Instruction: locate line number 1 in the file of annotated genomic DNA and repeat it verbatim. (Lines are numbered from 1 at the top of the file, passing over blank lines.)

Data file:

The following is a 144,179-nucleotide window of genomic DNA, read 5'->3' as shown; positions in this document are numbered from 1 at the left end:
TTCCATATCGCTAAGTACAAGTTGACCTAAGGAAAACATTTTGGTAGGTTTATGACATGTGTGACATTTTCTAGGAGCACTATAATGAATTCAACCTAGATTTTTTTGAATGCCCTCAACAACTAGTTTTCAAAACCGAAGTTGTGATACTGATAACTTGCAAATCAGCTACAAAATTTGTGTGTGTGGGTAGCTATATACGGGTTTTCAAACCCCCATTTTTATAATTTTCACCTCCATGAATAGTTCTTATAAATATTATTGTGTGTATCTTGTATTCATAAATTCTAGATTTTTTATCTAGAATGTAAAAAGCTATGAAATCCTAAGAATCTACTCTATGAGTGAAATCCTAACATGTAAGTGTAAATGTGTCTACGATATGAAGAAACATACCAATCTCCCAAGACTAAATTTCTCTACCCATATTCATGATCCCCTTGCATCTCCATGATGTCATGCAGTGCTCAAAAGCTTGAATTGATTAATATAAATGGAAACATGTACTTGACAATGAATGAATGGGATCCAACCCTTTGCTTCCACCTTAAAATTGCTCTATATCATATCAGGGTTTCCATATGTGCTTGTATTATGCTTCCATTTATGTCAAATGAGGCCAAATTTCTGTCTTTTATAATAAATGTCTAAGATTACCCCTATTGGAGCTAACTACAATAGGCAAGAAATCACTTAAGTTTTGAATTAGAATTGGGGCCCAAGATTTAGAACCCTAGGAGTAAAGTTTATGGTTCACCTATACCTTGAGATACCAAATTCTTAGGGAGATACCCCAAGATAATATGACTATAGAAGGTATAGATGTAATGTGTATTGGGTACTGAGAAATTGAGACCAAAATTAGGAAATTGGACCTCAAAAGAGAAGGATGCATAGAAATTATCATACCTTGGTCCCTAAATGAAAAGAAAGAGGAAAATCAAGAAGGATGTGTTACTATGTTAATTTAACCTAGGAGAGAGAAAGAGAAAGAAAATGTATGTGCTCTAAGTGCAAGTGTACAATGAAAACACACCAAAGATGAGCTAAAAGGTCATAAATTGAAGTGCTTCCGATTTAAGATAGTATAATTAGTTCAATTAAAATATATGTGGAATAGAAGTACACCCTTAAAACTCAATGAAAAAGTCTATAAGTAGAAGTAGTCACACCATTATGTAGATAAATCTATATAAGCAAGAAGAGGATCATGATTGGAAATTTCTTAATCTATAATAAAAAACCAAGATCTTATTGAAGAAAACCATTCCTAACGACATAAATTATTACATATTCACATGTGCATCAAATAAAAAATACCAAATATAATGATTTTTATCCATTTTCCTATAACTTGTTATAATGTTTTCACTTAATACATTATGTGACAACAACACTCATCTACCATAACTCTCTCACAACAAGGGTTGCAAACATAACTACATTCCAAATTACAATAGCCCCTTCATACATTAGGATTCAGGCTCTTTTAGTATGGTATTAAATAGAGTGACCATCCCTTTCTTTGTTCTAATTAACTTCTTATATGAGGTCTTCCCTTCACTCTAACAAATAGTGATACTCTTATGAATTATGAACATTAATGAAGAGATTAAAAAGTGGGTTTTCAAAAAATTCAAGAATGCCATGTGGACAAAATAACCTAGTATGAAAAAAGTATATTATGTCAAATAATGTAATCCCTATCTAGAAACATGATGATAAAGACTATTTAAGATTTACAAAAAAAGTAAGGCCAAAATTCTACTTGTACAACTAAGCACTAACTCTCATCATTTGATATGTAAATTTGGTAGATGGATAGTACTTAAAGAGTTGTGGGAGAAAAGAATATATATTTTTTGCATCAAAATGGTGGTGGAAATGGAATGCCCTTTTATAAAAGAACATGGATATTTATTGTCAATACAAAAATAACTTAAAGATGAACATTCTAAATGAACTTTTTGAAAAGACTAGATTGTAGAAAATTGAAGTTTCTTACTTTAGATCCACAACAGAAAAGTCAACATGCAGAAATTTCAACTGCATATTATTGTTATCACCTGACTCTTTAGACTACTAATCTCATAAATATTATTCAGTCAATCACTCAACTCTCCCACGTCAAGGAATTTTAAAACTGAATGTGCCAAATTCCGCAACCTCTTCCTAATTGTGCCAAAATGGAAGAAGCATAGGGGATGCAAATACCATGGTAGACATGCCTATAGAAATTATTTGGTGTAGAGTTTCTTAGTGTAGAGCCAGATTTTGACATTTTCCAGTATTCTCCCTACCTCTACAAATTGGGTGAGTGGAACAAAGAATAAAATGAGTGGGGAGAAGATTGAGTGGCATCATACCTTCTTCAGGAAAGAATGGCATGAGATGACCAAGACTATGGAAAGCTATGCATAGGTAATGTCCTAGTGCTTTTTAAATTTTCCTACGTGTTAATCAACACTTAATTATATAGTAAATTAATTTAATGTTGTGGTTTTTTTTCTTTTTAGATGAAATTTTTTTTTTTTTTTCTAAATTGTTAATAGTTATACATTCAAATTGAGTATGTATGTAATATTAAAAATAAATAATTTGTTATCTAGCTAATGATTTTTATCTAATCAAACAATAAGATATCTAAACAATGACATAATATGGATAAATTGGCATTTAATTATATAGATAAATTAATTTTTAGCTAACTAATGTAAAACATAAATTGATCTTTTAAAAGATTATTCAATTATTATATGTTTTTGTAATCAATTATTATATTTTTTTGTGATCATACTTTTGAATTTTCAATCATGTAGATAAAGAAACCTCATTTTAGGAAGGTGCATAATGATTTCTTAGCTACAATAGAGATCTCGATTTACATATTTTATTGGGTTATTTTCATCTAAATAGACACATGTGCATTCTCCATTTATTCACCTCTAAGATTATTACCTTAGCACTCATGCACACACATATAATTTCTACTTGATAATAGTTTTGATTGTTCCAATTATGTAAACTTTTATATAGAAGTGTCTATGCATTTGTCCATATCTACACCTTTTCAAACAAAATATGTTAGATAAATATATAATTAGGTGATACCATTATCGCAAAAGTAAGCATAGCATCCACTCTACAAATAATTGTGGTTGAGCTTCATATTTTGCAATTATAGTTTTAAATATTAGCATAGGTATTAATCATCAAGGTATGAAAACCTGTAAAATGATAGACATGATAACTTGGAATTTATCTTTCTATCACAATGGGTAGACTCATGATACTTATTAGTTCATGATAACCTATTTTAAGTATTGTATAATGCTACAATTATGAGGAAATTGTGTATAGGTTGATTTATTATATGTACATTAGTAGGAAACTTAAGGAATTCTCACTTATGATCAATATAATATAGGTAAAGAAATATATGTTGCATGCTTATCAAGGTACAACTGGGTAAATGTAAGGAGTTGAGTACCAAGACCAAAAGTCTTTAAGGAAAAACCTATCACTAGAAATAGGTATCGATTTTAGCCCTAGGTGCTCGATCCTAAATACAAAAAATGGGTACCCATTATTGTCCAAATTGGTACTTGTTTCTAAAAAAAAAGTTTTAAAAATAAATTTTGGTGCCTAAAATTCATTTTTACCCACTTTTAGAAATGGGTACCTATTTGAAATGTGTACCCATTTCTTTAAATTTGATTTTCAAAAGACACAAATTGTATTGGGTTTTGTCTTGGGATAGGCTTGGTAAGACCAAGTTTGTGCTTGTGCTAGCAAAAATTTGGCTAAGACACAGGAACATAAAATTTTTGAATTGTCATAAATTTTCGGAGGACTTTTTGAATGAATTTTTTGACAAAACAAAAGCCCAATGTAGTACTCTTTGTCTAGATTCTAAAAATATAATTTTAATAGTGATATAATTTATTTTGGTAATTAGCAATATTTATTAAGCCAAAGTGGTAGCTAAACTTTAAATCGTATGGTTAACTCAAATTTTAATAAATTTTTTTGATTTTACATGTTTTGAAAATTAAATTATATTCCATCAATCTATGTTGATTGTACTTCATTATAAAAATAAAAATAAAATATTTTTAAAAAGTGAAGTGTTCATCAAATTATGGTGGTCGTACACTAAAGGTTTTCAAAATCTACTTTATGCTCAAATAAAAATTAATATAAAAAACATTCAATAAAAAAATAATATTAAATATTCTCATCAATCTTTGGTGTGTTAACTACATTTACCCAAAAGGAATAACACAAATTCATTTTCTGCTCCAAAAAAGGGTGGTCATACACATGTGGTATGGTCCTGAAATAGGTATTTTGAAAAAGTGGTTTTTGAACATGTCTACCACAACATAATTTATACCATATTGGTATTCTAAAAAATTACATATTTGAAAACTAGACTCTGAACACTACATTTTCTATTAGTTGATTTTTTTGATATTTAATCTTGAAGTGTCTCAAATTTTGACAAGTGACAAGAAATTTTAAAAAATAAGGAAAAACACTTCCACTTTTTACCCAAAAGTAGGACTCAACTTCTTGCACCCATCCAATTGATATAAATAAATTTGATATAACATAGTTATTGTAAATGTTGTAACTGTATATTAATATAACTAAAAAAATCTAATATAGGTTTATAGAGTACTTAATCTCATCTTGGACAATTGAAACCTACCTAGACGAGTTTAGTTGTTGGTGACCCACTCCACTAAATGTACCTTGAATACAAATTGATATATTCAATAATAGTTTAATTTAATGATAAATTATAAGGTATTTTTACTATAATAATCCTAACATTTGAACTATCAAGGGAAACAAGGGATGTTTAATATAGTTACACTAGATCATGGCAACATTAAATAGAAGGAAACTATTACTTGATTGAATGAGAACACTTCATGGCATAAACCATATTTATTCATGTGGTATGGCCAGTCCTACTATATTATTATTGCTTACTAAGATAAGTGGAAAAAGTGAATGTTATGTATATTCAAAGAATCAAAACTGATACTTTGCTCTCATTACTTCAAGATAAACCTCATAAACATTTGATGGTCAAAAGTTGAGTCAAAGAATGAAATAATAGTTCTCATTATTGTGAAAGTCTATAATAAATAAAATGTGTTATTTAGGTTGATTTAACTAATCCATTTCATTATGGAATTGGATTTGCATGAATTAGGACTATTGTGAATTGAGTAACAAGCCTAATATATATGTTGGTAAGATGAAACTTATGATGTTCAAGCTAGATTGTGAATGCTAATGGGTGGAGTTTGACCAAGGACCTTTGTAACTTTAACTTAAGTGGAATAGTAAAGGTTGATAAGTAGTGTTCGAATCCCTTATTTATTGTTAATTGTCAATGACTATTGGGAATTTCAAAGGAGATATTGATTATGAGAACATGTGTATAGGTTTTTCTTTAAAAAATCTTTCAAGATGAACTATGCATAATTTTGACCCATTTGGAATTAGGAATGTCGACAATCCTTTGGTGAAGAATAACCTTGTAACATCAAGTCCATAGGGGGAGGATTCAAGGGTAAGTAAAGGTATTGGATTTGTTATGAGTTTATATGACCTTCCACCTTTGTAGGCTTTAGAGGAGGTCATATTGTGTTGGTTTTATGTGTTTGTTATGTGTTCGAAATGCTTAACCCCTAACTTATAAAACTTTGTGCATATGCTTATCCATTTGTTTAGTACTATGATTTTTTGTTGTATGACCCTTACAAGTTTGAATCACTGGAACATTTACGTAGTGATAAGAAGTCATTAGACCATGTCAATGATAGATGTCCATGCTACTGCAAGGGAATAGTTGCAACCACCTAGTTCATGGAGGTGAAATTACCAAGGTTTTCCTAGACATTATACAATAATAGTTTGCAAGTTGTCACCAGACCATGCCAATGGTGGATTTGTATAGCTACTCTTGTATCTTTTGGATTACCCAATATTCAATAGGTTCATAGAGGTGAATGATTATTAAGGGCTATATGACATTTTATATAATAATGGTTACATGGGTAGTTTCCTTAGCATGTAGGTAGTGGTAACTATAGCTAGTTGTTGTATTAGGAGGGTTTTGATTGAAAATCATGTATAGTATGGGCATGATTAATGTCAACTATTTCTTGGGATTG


The following is a 144,179-nucleotide window of genomic DNA, read 5'->3' as shown; positions in this document are numbered from 1 at the left end: